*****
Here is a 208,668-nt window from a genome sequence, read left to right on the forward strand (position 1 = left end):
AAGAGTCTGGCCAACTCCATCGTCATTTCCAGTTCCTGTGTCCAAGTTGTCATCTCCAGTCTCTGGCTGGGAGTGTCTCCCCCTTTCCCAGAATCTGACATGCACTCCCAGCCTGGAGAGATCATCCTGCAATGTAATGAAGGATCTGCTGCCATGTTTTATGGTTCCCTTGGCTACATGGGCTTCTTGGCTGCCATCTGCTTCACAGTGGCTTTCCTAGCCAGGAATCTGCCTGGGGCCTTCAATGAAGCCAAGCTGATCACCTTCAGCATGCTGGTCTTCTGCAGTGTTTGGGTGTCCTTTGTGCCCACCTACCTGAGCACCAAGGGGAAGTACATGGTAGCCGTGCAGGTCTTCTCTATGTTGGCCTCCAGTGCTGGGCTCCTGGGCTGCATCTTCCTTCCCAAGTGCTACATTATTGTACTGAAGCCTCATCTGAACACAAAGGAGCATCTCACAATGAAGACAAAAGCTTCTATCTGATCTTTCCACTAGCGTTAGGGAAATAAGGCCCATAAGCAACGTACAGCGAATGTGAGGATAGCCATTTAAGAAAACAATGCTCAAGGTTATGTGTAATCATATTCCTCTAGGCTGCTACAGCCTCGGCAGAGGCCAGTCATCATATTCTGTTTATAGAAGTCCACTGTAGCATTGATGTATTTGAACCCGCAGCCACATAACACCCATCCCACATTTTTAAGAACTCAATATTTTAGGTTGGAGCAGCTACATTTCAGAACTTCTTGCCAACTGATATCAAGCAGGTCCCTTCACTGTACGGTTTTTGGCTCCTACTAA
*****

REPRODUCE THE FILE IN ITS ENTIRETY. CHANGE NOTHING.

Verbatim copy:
Here is a 208,668-nt window from a genome sequence, read left to right on the forward strand (position 1 = left end):
AAGAGTCTGGCCAACTCCATCGTCATTTCCAGTTCCTGTGTCCAAGTTGTCATCTCCAGTCTCTGGCTGGGAGTGTCTCCCCCTTTCCCAGAATCTGACATGCACTCCCAGCCTGGAGAGATCATCCTGCAATGTAATGAAGGATCTGCTGCCATGTTTTATGGTTCCCTTGGCTACATGGGCTTCTTGGCTGCCATCTGCTTCACAGTGGCTTTCCTAGCCAGGAATCTGCCTGGGGCCTTCAATGAAGCCAAGCTGATCACCTTCAGCATGCTGGTCTTCTGCAGTGTTTGGGTGTCCTTTGTGCCCACCTACCTGAGCACCAAGGGGAAGTACATGGTAGCCGTGCAGGTCTTCTCTATGTTGGCCTCCAGTGCTGGGCTCCTGGGCTGCATCTTCCTTCCCAAGTGCTACATTATTGTACTGAAGCCTCATCTGAACACAAAGGAGCATCTCACAATGAAGACAAAAGCTTCTATCTGATCTTTCCACTAGCGTTAGGGAAATAAGGCCCATAAGCAACGTACAGCGAATGTGAGGATAGCCATTTAAGAAAACAATGCTCAAGGTTATGTGTAATCATATTCCTCTAGGCTGCTACAGCCTCGGCAGAGGCCAGTCATCATATTCTGTTTATAGAAGTCCACTGTAGCATTGATGTATTTGAACCCGCAGCCACATAACACCCATCCCACATTTTTAAGAACTCAATATTTTAGGTTGGAGCAGCTACATTTCAGAACTTCTTGCCAACTGATATCAAGCAGGTCCCTTCACTGTACGGTTTTTGGCTCCTACTAA